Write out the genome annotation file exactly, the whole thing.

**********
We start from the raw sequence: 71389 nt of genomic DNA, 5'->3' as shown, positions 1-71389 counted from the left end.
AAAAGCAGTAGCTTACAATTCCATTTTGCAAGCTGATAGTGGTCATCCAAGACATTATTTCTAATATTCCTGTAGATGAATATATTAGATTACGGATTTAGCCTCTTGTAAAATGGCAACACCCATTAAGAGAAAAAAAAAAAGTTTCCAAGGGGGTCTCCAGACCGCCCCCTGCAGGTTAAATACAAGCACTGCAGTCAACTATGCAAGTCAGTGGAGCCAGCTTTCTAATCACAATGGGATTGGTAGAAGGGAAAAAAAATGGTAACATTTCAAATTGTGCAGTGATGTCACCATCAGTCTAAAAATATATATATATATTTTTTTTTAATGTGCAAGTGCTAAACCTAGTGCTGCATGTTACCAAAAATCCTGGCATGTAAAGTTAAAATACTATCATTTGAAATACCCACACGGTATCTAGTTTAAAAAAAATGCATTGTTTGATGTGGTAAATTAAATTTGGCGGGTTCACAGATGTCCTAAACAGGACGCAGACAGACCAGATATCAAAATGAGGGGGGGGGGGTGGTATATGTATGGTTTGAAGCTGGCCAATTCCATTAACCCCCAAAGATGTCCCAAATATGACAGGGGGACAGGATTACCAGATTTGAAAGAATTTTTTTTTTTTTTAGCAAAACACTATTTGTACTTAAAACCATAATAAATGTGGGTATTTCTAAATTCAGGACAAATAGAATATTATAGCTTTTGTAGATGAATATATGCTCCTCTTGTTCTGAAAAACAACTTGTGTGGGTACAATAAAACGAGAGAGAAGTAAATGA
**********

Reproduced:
We start from the raw sequence: 71389 nt of genomic DNA, 5'->3' as shown, positions 1-71389 counted from the left end.
AAAAGCAGTAGCTTACAATTCCATTTTGCAAGCTGATAGTGGTCATCCAAGACATTATTTCTAATATTCCTGTAGATGAATATATTAGATTACGGATTTAGCCTCTTGTAAAATGGCAACACCCATTAAGAGAAAAAAAAAAAGTTTCCAAGGGGGTCTCCAGACCGCCCCCTGCAGGTTAAATACAAGCACTGCAGTCAACTATGCAAGTCAGTGGAGCCAGCTTTCTAATCACAATGGGATTGGTAGAAGGGAAAAAAAATGGTAACATTTCAAATTGTGCAGTGATGTCACCATCAGTCTAAAAATATATATATATATTTTTTTTTAATGTGCAAGTGCTAAACCTAGTGCTGCATGTTACCAAAAATCCTGGCATGTAAAGTTAAAATACTATCATTTGAAATACCCACACGGTATCTAGTTTAAAAAAAATGCATTGTTTGATGTGGTAAATTAAATTTGGCGGGTTCACAGATGTCCTAAACAGGACGCAGACAGACCAGATATCAAAATGAGGGGGGGGGGGTGGTATATGTATGGTTTGAAGCTGGCCAATTCCATTAACCCCCAAAGATGTCCCAAATATGACAGGGGGACAGGATTACCAGATTTGAAAGAATTTTTTTTTTTTTTAGCAAAACACTATTTGTACTTAAAACCATAATAAATGTGGGTATTTCTAAATTCAGGACAAATAGAATATTATAGCTTTTGTAGATGAATATATGCTCCTCTTGTTCTGAAAAACAACTTGTGTGGGTACAATAAAACGAGAGAGAAGTAAATGA